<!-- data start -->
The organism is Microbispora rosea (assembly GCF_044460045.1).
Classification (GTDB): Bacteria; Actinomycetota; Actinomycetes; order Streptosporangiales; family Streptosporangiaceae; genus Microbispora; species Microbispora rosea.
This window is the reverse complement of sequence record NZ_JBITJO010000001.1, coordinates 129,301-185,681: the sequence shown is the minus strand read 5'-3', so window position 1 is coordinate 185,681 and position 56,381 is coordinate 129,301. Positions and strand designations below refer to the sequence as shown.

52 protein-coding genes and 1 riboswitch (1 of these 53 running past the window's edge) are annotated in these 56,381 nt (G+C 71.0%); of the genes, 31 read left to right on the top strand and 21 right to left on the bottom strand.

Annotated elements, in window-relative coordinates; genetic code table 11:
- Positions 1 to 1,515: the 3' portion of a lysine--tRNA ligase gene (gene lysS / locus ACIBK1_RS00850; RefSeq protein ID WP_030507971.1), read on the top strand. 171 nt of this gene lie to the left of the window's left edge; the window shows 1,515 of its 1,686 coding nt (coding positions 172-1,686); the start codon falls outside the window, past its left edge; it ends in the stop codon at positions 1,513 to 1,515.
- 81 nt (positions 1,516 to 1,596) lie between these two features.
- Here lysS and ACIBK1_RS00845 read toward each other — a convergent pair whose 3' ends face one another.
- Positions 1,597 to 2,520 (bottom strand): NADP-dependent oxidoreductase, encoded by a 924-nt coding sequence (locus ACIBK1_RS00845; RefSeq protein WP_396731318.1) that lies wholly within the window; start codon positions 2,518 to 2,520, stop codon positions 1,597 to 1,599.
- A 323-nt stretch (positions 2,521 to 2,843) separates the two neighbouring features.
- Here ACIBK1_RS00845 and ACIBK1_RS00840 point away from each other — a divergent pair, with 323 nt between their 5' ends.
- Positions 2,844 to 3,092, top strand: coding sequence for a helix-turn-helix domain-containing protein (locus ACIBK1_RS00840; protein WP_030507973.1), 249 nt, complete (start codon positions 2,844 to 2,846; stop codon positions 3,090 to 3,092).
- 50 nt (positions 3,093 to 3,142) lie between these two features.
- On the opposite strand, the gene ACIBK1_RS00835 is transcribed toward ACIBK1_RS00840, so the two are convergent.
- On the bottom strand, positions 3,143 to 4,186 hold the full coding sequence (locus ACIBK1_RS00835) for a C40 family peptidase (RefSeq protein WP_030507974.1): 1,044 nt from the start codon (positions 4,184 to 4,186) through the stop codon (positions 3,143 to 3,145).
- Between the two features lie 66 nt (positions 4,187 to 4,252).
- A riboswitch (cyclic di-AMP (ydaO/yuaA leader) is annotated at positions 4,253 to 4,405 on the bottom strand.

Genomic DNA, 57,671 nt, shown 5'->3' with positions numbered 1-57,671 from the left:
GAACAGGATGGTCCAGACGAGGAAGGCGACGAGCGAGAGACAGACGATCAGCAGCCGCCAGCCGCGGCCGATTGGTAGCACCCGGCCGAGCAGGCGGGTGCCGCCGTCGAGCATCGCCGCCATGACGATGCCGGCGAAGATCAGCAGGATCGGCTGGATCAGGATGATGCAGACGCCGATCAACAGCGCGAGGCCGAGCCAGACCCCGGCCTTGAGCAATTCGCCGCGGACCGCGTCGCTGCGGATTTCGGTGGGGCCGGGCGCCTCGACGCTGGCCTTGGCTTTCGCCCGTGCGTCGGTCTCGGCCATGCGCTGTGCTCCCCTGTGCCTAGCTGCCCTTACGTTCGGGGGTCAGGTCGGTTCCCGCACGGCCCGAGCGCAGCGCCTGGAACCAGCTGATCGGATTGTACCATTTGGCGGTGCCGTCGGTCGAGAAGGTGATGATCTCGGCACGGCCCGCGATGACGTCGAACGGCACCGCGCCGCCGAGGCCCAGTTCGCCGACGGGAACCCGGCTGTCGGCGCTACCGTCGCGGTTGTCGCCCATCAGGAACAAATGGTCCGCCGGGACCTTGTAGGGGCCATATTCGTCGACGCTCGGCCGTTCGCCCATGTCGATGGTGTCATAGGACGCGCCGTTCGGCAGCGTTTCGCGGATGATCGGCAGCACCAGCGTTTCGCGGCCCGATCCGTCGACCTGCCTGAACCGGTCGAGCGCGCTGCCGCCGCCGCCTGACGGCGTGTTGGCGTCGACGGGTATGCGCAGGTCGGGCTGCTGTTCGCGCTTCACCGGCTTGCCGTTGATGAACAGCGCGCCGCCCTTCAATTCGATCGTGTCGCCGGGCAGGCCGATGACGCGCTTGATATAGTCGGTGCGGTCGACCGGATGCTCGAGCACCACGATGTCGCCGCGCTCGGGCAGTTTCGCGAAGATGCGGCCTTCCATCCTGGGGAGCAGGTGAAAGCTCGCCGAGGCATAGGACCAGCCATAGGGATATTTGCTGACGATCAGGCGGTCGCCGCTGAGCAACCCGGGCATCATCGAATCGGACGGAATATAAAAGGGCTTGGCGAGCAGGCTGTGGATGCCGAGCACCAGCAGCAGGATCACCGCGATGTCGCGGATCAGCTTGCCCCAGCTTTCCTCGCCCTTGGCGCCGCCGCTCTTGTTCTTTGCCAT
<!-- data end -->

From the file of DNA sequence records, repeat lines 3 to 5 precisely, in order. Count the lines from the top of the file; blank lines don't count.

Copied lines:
This window is the reverse complement of sequence record NZ_JBITJO010000001.1, coordinates 129,301-185,681: the sequence shown is the minus strand read 5'-3', so window position 1 is coordinate 185,681 and position 56,381 is coordinate 129,301. Positions and strand designations below refer to the sequence as shown.

52 protein-coding genes and 1 riboswitch (1 of these 53 running past the window's edge) are annotated in these 56,381 nt (G+C 71.0%); of the genes, 31 read left to right on the top strand and 21 right to left on the bottom strand.

Annotated elements, in window-relative coordinates; genetic code table 11: